IDEAS home Printed from
MyIDEAS: Login to save this paper or follow this series

Adequate (or Adipose?) Yearly Progress: Assessing the Effect of "No Child Left Behind" on Children's Obesity

  • Patricia M. Anderson
  • Kristin F. Butcher
  • Diane Whitmore Schanzenbach

This paper investigates how accountability pressures under No Child Left Behind (NCLB) may affect children's rate of overweight. Schools facing increased pressures to produce academic outcomes may reallocate their efforts in ways that have unintended consequences for children's health. For example, schools may cut back on recess and physical education in favor of increasing time on tested subjects. To examine the impact of school accountability programs, we create a unique panel data set of schools in Arkansas that allows us to test the impact of NCLB rules on students' weight outcomes. Our main approach is to consider schools to be facing increased pressures if they are on the margin of passing - that is, if any subgroup at the school has a passing rate that is close to the AYP passing threshold, where we define close as being 5 percentage points above or below the threshold. We find evidence of small effects of accountability pressures on the percent of students at a school that are overweight. A follow-up survey of school principals points to reductions in physical activity and worsening of the food environment as potential mechanisms.

If you experience problems downloading a file, check if you have the proper application to view it first. In case of further problems read the IDEAS help page. Note that these files are not on the IDEAS site. Please be patient as the files may be large.

File URL:
Download Restriction: no

Paper provided by National Bureau of Economic Research, Inc in its series NBER Working Papers with number 16873.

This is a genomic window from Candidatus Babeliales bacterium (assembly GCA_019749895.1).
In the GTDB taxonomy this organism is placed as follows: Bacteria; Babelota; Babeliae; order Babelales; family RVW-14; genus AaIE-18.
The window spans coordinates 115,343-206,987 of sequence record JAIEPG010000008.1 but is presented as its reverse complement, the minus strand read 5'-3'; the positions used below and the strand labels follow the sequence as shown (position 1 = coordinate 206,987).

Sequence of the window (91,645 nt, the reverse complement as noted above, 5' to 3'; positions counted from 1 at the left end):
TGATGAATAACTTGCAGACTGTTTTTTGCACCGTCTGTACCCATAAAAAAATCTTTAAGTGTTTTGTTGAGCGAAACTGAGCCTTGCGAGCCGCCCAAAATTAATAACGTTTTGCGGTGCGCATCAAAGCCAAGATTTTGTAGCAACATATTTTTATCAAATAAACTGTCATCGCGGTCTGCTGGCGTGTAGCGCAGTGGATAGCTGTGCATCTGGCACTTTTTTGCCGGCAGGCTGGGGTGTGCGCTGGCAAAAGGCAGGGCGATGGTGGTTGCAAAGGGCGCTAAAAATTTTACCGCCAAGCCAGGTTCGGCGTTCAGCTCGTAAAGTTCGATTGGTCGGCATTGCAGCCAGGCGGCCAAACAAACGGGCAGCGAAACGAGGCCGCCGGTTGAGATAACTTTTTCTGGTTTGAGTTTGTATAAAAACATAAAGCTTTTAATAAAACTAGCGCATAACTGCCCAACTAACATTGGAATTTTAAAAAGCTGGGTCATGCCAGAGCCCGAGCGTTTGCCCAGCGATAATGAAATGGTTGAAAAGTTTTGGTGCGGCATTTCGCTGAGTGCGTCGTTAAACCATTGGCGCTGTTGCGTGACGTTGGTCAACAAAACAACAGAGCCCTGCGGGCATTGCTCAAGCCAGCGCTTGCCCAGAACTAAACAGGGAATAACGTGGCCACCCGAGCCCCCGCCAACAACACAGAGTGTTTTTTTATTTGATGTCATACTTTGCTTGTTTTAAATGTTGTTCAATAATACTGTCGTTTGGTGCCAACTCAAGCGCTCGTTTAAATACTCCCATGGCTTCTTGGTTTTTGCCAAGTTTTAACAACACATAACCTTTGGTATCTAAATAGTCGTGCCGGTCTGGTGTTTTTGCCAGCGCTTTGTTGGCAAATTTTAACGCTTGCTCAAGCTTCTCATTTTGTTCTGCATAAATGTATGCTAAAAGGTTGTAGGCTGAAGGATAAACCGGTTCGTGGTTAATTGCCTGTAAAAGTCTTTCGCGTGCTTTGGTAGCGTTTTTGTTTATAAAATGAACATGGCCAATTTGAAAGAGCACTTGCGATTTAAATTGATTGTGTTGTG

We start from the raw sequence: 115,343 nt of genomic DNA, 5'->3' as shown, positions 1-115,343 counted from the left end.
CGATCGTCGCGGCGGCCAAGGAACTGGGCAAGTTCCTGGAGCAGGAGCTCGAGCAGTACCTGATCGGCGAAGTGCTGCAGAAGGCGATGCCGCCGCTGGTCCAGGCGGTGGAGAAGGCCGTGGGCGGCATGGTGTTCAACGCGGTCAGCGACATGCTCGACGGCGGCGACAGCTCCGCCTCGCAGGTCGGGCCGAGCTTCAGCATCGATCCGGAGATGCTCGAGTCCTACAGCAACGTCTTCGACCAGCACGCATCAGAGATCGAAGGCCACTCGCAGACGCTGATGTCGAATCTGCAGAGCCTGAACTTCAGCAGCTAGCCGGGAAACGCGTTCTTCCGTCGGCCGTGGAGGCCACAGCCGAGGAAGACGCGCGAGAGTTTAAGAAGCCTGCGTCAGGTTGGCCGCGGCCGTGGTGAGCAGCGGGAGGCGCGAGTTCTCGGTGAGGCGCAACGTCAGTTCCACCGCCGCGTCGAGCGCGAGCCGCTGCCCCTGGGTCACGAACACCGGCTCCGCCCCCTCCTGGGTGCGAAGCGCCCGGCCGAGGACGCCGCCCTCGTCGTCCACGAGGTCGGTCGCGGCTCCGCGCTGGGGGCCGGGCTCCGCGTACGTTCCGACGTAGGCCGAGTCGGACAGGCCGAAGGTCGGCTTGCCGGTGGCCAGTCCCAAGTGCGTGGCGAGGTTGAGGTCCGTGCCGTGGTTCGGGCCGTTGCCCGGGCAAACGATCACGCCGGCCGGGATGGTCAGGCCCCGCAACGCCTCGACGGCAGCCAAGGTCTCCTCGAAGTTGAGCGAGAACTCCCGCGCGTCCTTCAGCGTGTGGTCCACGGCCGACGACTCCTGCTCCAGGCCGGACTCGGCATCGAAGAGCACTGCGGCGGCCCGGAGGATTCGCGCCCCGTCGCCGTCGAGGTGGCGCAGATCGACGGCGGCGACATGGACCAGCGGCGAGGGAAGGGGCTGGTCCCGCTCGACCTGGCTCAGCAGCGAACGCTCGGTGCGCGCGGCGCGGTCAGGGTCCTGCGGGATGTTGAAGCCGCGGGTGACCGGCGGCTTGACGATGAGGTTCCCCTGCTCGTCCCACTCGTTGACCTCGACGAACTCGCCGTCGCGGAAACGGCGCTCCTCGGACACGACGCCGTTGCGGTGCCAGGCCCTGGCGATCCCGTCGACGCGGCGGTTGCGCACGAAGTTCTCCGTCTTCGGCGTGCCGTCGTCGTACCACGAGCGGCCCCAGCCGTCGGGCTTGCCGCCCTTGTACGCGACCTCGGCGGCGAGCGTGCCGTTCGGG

in new window

Date of creation: Mar 2011
Date of revision:
Handle: RePEc:nbr:nberwo:16873
Note: CH ED HE
Contact details of provider: Postal: National Bureau of Economic Research, 1050 Massachusetts Avenue Cambridge, MA 02138, U.S.A.
Phone: 617-868-3900
Web page:

More information through EDIRC

References listed on IDEAS
Please report citation or reference errors to , or , if you are the registered author of the cited work, log in to your RePEc Author Service profile, click on "citations" and make appropriate adjustments.:

as in new window
  1. Thomas Dee & Brian Jacob, 2009. "The Impact of No Child Left Behind on Student Achievement," NBER Working Papers 15531, National Bureau of Economic Research, Inc.
  2. Randall Reback & Julie Berry Cullen, 2006. "Tinkering toward accolades: School gaming under a performance accountability system," Working Papers 0601, Barnard College, Department of Economics.
  3. Bokhari, Farasat A.S. & Schneider, Helen, 2011. "School accountability laws and the consumption of psychostimulants," Journal of Health Economics, Elsevier, vol. 30(2), pages 355-372, March.
Full references (including those not matched with items on IDEAS)

This item is not listed on Wikipedia, on a reading list or among the top items on IDEAS.

When requesting a correction, please mention this item's handle: RePEc:nbr:nberwo:16873. See general information about how to correct material in RePEc.

For technical questions regarding this item, or to correct its authors, title, abstract, bibliographic or download information, contact: ()

If you have authored this item and are not yet registered with RePEc, we encourage you to do it here. This allows to link your profile to this item. It also allows you to accept potential citations to this item that we are uncertain about.

If references are entirely missing, you can add them using this form.

If the full references list an item that is present in RePEc, but the system did not link to it, you can help with this form.

If you know of missing items citing this one, you can help us creating those links by adding the relevant references in the same way as above, for each refering item. If you are a registered author of this item, you may also want to check the "citations" tab in your profile, as there may be some citations waiting for confirmation.

Please note that corrections may take a couple of weeks to filter through the various RePEc services.

This information is provided to you by IDEAS at the Research Division of the Federal Reserve Bank of St. Louis using RePEc data.